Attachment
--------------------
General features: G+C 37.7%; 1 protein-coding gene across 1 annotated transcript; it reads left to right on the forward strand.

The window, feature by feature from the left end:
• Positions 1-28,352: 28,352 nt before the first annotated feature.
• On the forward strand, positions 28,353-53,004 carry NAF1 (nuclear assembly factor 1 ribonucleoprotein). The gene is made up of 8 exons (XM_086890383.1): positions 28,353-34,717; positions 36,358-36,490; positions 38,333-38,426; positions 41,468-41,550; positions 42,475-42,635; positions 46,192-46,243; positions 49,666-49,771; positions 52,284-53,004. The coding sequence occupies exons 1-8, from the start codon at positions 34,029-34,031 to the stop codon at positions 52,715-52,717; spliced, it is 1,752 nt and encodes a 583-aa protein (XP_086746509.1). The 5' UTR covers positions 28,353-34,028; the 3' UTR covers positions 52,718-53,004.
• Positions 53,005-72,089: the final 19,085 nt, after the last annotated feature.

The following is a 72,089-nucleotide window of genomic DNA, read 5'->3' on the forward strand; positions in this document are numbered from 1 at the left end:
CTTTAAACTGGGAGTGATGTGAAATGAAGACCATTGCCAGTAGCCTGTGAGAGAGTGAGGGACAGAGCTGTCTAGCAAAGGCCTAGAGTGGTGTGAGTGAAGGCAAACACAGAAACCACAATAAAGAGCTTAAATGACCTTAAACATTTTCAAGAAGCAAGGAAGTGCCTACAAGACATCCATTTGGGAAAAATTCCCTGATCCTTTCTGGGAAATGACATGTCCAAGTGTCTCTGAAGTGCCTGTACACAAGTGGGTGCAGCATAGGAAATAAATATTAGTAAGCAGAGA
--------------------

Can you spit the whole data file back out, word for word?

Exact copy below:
General features: G+C 37.7%; 1 protein-coding gene across 1 annotated transcript; it reads left to right on the forward strand.

The window, feature by feature from the left end:
• Positions 1-28,352: 28,352 nt before the first annotated feature.
• On the forward strand, positions 28,353-53,004 carry NAF1 (nuclear assembly factor 1 ribonucleoprotein). The gene is made up of 8 exons (XM_086890383.1): positions 28,353-34,717; positions 36,358-36,490; positions 38,333-38,426; positions 41,468-41,550; positions 42,475-42,635; positions 46,192-46,243; positions 49,666-49,771; positions 52,284-53,004. The coding sequence occupies exons 1-8, from the start codon at positions 34,029-34,031 to the stop codon at positions 52,715-52,717; spliced, it is 1,752 nt and encodes a 583-aa protein (XP_086746509.1). The 5' UTR covers positions 28,353-34,028; the 3' UTR covers positions 52,718-53,004.
• Positions 53,005-72,089: the final 19,085 nt, after the last annotated feature.

The following is a 72,089-nucleotide window of genomic DNA, read 5'->3' on the forward strand; positions in this document are numbered from 1 at the left end:
CTTTAAACTGGGAGTGATGTGAAATGAAGACCATTGCCAGTAGCCTGTGAGAGAGTGAGGGACAGAGCTGTCTAGCAAAGGCCTAGAGTGGTGTGAGTGAAGGCAAACACAGAAACCACAATAAAGAGCTTAAATGACCTTAAACATTTTCAAGAAGCAAGGAAGTGCCTACAAGACATCCATTTGGGAAAAATTCCCTGATCCTTTCTGGGAAATGACATGTCCAAGTGTCTCTGAAGTGCCTGTACACAAGTGGGTGCAGCATAGGAAATAAATATTAGTAAGCAGAGA